of Dolmens - large slabs of stone place horizontally across upright
stones with the graves under them. These are found throughout
the area of Europe which Celtic peoples passed and are found also
in the areas of present day Jordan and Israel in which the Northern
Israelite tribes dwelled.
You can find pictures of these dolmens in Yair Davidy's book
Ephraim on pages 137-38. This book is available from History
Research Projects. Overseas it may be purchased direct from Yair
Davidy in Israel.
Even Agricultural Similarities!
Agriculturally there are interesting commonalities - the grain
crops are much the same, and even though wheat was known to them
in their passage through Europe it was not a major crop in their
final homes. In fact oats and barley were their staple grains.
As with the Israelites, the cattle were of several colours, but
the preferred colour for ritual for both peoples was red. The
virgin cow used in the Hebrew ritual for purification was the
forerunner of the red cattle used by the Druids in their rituals.
After the invasion of the Romans into the Isles, white cattle
were introduced and later used; until that time red was the preferred
colour. One of the most famous wars in Irish history was over
a Red Bull stolen by a northern Irish tribe. Also, swine were
not raised in any of the early Celtic areas until after they were
introduced by the Romans; the Celts had a taboo against them,
along with scaleless fish as eels and shellfish. The Celts, in
similitude to the Israelites, were excellent headsman and developed
identifiable breeds of sheep, cattle and horses, that carried
on the traditions of the Israelites.
Perhaps one of the most telling of the commonalities is simply
the self-identification as Israelites - the Hibernians - the name
of the Irish and the Scots and the Hebrides Islands off the coast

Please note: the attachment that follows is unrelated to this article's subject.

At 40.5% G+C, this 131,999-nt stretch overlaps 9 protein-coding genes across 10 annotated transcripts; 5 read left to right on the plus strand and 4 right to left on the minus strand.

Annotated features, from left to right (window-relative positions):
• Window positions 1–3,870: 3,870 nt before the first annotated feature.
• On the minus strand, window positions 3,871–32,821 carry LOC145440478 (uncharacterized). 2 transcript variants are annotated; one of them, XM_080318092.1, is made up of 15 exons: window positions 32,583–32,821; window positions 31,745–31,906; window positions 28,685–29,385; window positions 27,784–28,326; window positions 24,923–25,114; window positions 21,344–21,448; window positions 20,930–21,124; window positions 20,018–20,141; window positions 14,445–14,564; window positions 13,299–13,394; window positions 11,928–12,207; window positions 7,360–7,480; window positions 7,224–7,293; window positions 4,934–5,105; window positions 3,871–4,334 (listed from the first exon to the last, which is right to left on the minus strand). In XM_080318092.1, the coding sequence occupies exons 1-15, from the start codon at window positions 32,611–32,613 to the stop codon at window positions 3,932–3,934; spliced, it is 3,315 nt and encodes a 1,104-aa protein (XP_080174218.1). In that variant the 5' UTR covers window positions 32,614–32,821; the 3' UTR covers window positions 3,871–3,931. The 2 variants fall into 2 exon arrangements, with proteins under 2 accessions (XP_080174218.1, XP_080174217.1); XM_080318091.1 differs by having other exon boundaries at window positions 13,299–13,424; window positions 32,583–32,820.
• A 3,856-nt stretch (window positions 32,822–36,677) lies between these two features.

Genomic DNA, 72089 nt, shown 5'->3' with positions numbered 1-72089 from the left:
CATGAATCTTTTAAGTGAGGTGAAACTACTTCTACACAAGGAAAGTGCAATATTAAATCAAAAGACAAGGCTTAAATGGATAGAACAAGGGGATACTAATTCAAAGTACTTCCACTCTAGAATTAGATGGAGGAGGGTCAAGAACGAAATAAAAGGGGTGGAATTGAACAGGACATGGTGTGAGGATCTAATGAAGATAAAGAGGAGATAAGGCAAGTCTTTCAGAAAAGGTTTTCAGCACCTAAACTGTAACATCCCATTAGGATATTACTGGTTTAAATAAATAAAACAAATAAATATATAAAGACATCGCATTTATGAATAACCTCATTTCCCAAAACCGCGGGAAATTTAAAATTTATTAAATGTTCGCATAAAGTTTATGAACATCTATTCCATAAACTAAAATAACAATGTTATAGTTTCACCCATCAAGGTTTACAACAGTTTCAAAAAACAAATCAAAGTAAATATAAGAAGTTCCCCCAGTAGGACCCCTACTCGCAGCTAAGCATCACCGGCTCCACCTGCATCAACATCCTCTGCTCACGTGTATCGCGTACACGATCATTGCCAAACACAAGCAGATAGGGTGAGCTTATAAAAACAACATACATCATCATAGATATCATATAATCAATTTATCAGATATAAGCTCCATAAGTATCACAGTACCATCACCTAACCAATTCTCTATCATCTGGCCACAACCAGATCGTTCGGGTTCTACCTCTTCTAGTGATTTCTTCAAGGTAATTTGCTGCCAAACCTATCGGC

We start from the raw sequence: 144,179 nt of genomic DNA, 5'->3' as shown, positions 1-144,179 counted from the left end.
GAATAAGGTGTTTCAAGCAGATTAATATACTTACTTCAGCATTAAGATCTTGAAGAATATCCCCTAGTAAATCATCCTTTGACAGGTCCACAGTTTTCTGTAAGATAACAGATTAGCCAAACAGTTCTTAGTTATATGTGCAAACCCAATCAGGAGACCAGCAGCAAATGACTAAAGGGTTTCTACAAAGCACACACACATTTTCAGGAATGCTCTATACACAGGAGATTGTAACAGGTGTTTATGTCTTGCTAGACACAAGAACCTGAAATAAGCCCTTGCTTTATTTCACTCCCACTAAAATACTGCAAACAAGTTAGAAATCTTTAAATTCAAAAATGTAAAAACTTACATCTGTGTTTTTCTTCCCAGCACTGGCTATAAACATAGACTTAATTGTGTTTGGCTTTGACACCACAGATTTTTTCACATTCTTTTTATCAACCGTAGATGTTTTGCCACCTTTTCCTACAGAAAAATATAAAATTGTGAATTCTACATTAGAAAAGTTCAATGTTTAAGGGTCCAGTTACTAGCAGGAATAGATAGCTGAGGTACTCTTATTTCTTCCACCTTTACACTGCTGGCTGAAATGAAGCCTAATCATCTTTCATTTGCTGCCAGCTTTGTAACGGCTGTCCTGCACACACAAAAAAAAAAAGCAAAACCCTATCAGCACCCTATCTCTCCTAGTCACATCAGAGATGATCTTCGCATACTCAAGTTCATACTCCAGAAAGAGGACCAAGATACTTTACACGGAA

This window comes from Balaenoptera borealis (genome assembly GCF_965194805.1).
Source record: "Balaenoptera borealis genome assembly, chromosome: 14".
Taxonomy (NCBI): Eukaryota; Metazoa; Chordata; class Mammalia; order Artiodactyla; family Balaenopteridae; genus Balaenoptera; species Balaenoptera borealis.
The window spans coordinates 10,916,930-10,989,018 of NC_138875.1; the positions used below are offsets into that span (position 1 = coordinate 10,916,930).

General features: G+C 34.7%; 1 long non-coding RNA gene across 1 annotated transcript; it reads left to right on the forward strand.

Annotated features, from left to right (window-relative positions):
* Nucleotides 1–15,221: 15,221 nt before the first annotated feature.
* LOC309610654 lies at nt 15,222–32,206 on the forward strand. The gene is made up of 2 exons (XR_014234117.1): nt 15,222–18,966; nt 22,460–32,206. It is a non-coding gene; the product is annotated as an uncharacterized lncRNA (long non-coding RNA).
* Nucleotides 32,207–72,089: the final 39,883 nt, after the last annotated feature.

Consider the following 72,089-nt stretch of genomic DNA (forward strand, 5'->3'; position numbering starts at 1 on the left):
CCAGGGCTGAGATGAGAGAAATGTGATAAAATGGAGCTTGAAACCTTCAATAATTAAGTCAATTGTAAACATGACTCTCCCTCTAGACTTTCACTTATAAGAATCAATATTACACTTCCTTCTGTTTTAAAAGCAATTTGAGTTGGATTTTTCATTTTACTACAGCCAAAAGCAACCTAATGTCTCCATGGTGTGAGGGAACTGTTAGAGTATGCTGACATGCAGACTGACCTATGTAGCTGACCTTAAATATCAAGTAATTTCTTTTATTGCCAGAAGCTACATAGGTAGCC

of Scotland. The Milesians, one of the early Celtic peoples to
come to Ireland from Spain had a tradition that they were of the
Lost Tribes. The name Heber, Eber, or H'berian is found throughout
early literature to describe the Celts as they described themselves
to be "Of Eber" - the grandfather of Abraham.
What I have presented here in greatly abbreviated form just
skims the surface of the commonalities between the Celtic Peoples
and the Israelites. There is a tremendous amount of information
available for those who would like to look at this closer themselves.
A few resources are listed at the end. This is one of those subjects
in which at first one can say "oh - that's an interesting
coincidence". But the sheer mass of these "coincidences"
that build up after one goes from discipline to another becomes
totally overwhelming. The fact that so much of the languages are
similar almost three thousand years later, that customs are clearly
identifiable as being related, that religious practices are uniquely
similar and that the everyday agricultural practices and crops
were similar - all along with the many other commonalities bespeak
a common origin.
For those interested in pursuing this I wish you well and much
Suggested information sources:
Manx Gaelic Society
Yn Cheshaght Ghailckagh
Isle of Man IM7 2EW
Gaelic Books Council
Dept of Celtic
University of Glasgow
Glasgow G12 8QQ
PO Box 595
Chadwick, N (1965) Celtic Britain. London.
Chadwick, N (1970) The Celts. United Kingdom.
Rankin, H (1987) Celts and the Classical World. London.
Squire, C (1905) Celtic Myth and Legend, Poetry and Romance.
Squire, C (1909) The Mythology of Ancient Britain and Ireland.
The Origin of the Nations of S.E. Asia